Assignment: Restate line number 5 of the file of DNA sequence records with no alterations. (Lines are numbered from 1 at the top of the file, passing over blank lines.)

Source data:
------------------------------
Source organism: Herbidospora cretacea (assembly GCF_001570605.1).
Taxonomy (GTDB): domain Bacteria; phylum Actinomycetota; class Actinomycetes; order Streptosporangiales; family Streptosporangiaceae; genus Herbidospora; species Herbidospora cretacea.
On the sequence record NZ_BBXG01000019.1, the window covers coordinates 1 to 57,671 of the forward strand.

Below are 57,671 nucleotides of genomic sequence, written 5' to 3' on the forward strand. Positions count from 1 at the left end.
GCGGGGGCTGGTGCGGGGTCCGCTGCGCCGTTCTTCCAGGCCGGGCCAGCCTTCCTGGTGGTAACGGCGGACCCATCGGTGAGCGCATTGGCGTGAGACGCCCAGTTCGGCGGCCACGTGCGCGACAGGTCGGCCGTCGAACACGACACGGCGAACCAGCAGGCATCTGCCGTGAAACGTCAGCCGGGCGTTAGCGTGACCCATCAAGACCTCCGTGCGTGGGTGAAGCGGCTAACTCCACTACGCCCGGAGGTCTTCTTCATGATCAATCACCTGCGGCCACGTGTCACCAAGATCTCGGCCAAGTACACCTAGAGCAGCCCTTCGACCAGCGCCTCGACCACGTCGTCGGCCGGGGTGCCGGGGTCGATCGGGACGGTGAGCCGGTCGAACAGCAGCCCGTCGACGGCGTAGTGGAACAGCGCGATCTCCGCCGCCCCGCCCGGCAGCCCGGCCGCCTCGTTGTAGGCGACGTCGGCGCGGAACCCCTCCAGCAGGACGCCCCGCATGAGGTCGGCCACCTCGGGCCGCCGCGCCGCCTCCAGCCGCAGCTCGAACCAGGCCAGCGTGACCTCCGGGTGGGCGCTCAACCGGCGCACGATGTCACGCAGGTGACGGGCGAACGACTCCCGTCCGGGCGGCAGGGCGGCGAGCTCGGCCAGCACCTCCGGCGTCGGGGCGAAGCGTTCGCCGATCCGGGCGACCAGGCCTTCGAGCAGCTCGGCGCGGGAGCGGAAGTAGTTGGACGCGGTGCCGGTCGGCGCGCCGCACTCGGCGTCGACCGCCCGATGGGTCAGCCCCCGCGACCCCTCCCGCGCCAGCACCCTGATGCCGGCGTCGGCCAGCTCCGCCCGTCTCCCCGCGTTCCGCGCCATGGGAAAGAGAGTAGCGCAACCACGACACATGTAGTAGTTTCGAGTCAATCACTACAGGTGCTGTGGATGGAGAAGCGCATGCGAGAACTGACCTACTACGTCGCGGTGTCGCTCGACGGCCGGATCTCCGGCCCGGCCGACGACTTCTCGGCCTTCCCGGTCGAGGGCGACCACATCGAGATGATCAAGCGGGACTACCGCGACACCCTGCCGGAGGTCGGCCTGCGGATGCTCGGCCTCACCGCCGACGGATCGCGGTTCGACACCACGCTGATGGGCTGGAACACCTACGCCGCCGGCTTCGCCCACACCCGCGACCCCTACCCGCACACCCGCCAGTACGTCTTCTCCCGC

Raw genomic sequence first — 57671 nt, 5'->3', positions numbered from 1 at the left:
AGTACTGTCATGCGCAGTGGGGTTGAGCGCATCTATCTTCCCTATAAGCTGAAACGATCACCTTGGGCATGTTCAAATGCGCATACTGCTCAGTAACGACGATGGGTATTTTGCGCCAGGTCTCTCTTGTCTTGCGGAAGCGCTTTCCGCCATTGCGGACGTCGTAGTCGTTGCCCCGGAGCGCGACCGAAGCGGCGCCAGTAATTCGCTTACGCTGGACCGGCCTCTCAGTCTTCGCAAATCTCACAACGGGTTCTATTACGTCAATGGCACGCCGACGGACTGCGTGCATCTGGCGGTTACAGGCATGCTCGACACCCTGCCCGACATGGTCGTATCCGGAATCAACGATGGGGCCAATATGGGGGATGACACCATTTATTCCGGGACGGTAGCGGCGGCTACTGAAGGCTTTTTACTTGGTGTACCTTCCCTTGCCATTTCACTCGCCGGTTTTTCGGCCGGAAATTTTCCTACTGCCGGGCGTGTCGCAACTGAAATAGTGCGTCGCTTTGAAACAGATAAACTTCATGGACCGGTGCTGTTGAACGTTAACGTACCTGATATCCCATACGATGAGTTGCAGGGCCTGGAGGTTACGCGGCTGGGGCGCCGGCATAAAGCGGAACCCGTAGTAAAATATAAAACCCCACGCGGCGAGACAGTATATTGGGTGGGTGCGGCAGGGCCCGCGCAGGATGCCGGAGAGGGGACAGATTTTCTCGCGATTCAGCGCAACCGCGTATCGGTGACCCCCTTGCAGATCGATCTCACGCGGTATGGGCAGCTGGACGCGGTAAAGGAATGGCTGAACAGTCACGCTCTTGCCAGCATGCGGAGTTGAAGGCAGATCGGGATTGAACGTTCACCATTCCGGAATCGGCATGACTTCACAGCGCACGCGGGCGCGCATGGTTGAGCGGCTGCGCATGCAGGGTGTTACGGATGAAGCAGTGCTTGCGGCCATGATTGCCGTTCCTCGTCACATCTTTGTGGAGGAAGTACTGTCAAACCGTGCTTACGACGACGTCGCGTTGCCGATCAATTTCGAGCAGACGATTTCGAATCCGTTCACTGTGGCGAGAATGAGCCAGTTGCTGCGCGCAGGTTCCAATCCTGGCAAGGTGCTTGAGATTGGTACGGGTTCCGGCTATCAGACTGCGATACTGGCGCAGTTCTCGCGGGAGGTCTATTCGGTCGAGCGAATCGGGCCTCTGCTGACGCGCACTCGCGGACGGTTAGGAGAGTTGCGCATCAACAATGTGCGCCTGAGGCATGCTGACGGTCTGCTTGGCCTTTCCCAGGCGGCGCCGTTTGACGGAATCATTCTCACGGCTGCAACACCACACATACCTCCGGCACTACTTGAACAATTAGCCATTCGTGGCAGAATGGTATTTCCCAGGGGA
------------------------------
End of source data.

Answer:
GCGGGGGCTGGTGCGGGGTCCGCTGCGCCGTTCTTCCAGGCCGGGCCAGCCTTCCTGGTGGTAACGGCGGACCCATCGGTGAGCGCATTGGCGTGAGACGCCCAGTTCGGCGGCCACGTGCGCGACAGGTCGGCCGTCGAACACGACACGGCGAACCAGCAGGCATCTGCCGTGAAACGTCAGCCGGGCGTTAGCGTGACCCATCAAGACCTCCGTGCGTGGGTGAAGCGGCTAACTCCACTACGCCCGGAGGTCTTCTTCATGATCAATCACCTGCGGCCACGTGTCACCAAGATCTCGGCCAAGTACACCTAGAGCAGCCCTTCGACCAGCGCCTCGACCACGTCGTCGGCCGGGGTGCCGGGGTCGATCGGGACGGTGAGCCGGTCGAACAGCAGCCCGTCGACGGCGTAGTGGAACAGCGCGATCTCCGCCGCCCCGCCCGGCAGCCCGGCCGCCTCGTTGTAGGCGACGTCGGCGCGGAACCCCTCCAGCAGGACGCCCCGCATGAGGTCGGCCACCTCGGGCCGCCGCGCCGCCTCCAGCCGCAGCTCGAACCAGGCCAGCGTGACCTCCGGGTGGGCGCTCAACCGGCGCACGATGTCACGCAGGTGACGGGCGAACGACTCCCGTCCGGGCGGCAGGGCGGCGAGCTCGGCCAGCACCTCCGGCGTCGGGGCGAAGCGTTCGCCGATCCGGGCGACCAGGCCTTCGAGCAGCTCGGCGCGGGAGCGGAAGTAGTTGGACGCGGTGCCGGTCGGCGCGCCGCACTCGGCGTCGACCGCCCGATGGGTCAGCCCCCGCGACCCCTCCCGCGCCAGCACCCTGATGCCGGCGTCGGCCAGCTCCGCCCGTCTCCCCGCGTTCCGCGCCATGGGAAAGAGAGTAGCGCAACCACGACACATGTAGTAGTTTCGAGTCAATCACTACAGGTGCTGTGGATGGAGAAGCGCATGCGAGAACTGACCTACTACGTCGCGGTGTCGCTCGACGGCCGGATCTCCGGCCCGGCCGACGACTTCTCGGCCTTCCCGGTCGAGGGCGACCACATCGAGATGATCAAGCGGGACTACCGCGACACCCTGCCGGAGGTCGGCCTGCGGATGCTCGGCCTCACCGCCGACGGATCGCGGTTCGACACCACGCTGATGGGCTGGAACACCTACGCCGCCGGCTTCGCCCACACCCGCGACCCCTACCCGCACACCCGCCAGTACGTCTTCTCCCGC